Using video technology to support new behaviour. DVD supplement included.
This book addresses the “how” around using ‘video modeling’ to assist people with Austism with learning. The authors define video technology broadly, to include iPads and apps, Smartboards, handheld electronic devices, power point, etc.
Many people seemed to be using video technology to support teaching skills, however the authors went beyond that into areas that enhance people’s lives and promote competence, such as creating personal histories, supporting neurological glitches/brain freeze, creating resumes for adults.
This book comes from a place of respect for individuals on the autism spectrum and whenever possible has been written with them to understand and collaborate around the challenges of their autism.
“Lights! Camera! Autism! 2 will help educators and parents alike, and support an environment that is proactive and based on each individual’s strengths and needs. The solutions are proven to be successful. I couldn’t wait to go back to my district and share the book with staff and parents.”—Brian Johnson, Student Services Director, Columbus School District, Columbus, Wisconsin.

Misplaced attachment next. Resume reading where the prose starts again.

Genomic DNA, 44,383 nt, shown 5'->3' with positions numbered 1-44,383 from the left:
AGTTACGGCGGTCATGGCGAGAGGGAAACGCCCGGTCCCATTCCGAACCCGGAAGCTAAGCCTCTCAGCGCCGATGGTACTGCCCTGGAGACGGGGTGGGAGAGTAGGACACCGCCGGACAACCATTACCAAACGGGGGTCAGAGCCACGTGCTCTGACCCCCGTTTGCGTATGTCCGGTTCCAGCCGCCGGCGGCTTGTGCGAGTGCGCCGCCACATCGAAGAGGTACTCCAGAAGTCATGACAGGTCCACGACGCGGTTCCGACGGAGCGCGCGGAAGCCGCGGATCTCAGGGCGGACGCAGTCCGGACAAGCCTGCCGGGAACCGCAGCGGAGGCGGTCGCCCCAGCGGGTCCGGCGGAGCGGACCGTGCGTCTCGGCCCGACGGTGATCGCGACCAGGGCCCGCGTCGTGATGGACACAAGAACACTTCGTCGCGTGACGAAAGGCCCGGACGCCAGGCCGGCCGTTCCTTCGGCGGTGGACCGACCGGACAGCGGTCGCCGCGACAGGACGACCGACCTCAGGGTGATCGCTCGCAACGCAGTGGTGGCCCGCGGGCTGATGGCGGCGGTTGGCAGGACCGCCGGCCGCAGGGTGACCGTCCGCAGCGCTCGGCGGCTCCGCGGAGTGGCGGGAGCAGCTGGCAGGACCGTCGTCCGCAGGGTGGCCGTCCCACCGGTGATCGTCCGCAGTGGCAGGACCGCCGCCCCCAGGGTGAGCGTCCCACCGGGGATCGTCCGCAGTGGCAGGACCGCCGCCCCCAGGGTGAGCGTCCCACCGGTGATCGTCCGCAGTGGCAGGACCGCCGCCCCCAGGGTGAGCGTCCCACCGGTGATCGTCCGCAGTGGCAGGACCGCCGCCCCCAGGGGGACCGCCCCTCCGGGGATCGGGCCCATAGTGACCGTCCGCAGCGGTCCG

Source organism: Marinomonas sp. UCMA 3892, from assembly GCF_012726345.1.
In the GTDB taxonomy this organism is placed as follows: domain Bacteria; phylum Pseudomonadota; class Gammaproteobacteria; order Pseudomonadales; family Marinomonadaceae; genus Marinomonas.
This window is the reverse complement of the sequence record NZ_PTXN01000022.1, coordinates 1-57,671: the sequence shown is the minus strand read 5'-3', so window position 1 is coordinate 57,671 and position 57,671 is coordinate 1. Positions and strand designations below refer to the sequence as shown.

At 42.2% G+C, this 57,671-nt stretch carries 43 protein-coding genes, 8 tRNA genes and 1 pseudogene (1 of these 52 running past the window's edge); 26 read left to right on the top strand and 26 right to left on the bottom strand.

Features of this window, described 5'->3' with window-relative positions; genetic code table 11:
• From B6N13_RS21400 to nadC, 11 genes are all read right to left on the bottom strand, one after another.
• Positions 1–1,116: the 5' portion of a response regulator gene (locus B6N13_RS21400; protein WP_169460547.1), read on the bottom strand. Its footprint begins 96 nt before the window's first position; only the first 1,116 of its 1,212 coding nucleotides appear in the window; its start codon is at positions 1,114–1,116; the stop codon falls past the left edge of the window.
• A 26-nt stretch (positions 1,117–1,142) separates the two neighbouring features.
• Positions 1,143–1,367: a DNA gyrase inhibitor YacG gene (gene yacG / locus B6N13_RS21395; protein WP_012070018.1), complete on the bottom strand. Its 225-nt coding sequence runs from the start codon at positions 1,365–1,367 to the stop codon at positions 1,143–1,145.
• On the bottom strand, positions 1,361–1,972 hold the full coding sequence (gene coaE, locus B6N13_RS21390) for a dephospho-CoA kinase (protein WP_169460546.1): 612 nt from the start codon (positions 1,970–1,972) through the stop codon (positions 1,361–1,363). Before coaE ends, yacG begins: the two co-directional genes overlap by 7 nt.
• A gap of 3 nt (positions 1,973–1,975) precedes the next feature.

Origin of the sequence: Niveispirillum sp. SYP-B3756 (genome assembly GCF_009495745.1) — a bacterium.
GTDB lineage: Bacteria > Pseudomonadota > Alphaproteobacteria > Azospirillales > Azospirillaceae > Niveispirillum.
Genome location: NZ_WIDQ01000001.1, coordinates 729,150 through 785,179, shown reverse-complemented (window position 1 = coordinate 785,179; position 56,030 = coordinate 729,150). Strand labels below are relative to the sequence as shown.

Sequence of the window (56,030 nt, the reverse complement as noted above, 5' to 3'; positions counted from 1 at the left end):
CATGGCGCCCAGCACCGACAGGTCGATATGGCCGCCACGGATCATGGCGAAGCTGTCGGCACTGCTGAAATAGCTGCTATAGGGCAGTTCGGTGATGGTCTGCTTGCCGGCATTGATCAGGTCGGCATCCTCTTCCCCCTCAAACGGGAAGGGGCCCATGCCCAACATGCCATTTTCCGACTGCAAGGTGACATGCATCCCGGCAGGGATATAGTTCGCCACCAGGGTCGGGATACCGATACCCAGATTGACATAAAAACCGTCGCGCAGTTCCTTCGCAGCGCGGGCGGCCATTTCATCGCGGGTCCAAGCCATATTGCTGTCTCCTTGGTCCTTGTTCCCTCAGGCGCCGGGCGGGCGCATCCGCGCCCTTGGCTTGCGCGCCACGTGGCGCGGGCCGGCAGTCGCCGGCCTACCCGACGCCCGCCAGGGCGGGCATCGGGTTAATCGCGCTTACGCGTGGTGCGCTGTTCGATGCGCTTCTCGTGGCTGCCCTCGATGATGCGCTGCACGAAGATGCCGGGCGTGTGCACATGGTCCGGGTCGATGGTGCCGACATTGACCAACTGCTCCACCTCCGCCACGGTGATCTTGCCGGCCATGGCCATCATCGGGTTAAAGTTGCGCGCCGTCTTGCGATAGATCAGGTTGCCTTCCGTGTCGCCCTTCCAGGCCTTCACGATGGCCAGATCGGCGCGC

“There is something powerful that happens when the brain gets to watch the body doing something right. The learning sinks in. New behavior sets up with speed. McGinnity, Hammer and Ladson provide concrete examples for helping people ‘see’ better ways to behave by showing us concretely how to improve our instruction.”—David Pitonyak, Ph.D., consultant for people with challenging behaviors and the needs of their friends, family and caregivers (www.dimagine.com).
“These videos offer an innovative way of training people with special needs to encounter new situations. One of the many challenges people with autism and other disabilities face is how to encounter the ‘unknown’ and generalize social rules across situations. Video is a great platform to help a person understand what a new environment will be like, whether it be a new school, a camping trailer, or a playroom.”—Stephen Hinkle, national speaker and disability rights advocate.